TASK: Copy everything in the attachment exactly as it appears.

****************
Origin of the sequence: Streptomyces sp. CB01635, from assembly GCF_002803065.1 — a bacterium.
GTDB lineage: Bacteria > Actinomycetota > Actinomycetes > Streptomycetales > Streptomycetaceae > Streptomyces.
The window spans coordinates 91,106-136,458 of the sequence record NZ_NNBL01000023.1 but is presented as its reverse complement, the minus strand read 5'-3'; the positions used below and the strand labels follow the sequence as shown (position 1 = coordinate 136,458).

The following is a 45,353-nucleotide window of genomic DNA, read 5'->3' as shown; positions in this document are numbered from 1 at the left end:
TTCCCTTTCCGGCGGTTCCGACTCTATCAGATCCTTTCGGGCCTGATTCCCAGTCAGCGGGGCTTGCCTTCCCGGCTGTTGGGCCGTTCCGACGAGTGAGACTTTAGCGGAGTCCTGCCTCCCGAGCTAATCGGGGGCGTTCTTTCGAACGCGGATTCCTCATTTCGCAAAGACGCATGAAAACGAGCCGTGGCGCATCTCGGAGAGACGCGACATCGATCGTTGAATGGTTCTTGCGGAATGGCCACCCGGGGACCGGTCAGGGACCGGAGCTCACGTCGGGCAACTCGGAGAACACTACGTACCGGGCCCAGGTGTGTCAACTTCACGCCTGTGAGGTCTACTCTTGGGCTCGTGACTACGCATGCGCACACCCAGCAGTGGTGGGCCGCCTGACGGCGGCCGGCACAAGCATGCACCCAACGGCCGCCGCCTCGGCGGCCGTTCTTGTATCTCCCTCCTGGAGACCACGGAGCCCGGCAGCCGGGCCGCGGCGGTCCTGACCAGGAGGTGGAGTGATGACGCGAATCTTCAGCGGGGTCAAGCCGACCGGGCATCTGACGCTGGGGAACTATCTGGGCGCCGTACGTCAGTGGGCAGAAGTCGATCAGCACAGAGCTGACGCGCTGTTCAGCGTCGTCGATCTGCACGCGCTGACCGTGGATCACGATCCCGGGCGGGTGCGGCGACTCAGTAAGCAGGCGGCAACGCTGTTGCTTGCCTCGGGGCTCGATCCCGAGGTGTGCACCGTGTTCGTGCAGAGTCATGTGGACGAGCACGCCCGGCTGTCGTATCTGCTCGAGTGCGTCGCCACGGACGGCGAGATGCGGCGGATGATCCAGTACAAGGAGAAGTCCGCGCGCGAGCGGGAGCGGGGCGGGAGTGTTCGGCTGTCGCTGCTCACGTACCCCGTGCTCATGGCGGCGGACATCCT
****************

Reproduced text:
Origin of the sequence: Streptomyces sp. CB01635, from assembly GCF_002803065.1 — a bacterium.
GTDB lineage: Bacteria > Actinomycetota > Actinomycetes > Streptomycetales > Streptomycetaceae > Streptomyces.
The window spans coordinates 91,106-136,458 of the sequence record NZ_NNBL01000023.1 but is presented as its reverse complement, the minus strand read 5'-3'; the positions used below and the strand labels follow the sequence as shown (position 1 = coordinate 136,458).

The following is a 45,353-nucleotide window of genomic DNA, read 5'->3' as shown; positions in this document are numbered from 1 at the left end:
TTCCCTTTCCGGCGGTTCCGACTCTATCAGATCCTTTCGGGCCTGATTCCCAGTCAGCGGGGCTTGCCTTCCCGGCTGTTGGGCCGTTCCGACGAGTGAGACTTTAGCGGAGTCCTGCCTCCCGAGCTAATCGGGGGCGTTCTTTCGAACGCGGATTCCTCATTTCGCAAAGACGCATGAAAACGAGCCGTGGCGCATCTCGGAGAGACGCGACATCGATCGTTGAATGGTTCTTGCGGAATGGCCACCCGGGGACCGGTCAGGGACCGGAGCTCACGTCGGGCAACTCGGAGAACACTACGTACCGGGCCCAGGTGTGTCAACTTCACGCCTGTGAGGTCTACTCTTGGGCTCGTGACTACGCATGCGCACACCCAGCAGTGGTGGGCCGCCTGACGGCGGCCGGCACAAGCATGCACCCAACGGCCGCCGCCTCGGCGGCCGTTCTTGTATCTCCCTCCTGGAGACCACGGAGCCCGGCAGCCGGGCCGCGGCGGTCCTGACCAGGAGGTGGAGTGATGACGCGAATCTTCAGCGGGGTCAAGCCGACCGGGCATCTGACGCTGGGGAACTATCTGGGCGCCGTACGTCAGTGGGCAGAAGTCGATCAGCACAGAGCTGACGCGCTGTTCAGCGTCGTCGATCTGCACGCGCTGACCGTGGATCACGATCCCGGGCGGGTGCGGCGACTCAGTAAGCAGGCGGCAACGCTGTTGCTTGCCTCGGGGCTCGATCCCGAGGTGTGCACCGTGTTCGTGCAGAGTCATGTGGACGAGCACGCCCGGCTGTCGTATCTGCTCGAGTGCGTCGCCACGGACGGCGAGATGCGGCGGATGATCCAGTACAAGGAGAAGTCCGCGCGCGAGCGGGAGCGGGGCGGGAGTGTTCGGCTGTCGCTGCTCACGTACCCCGTGCTCATGGCGGCGGACATCCT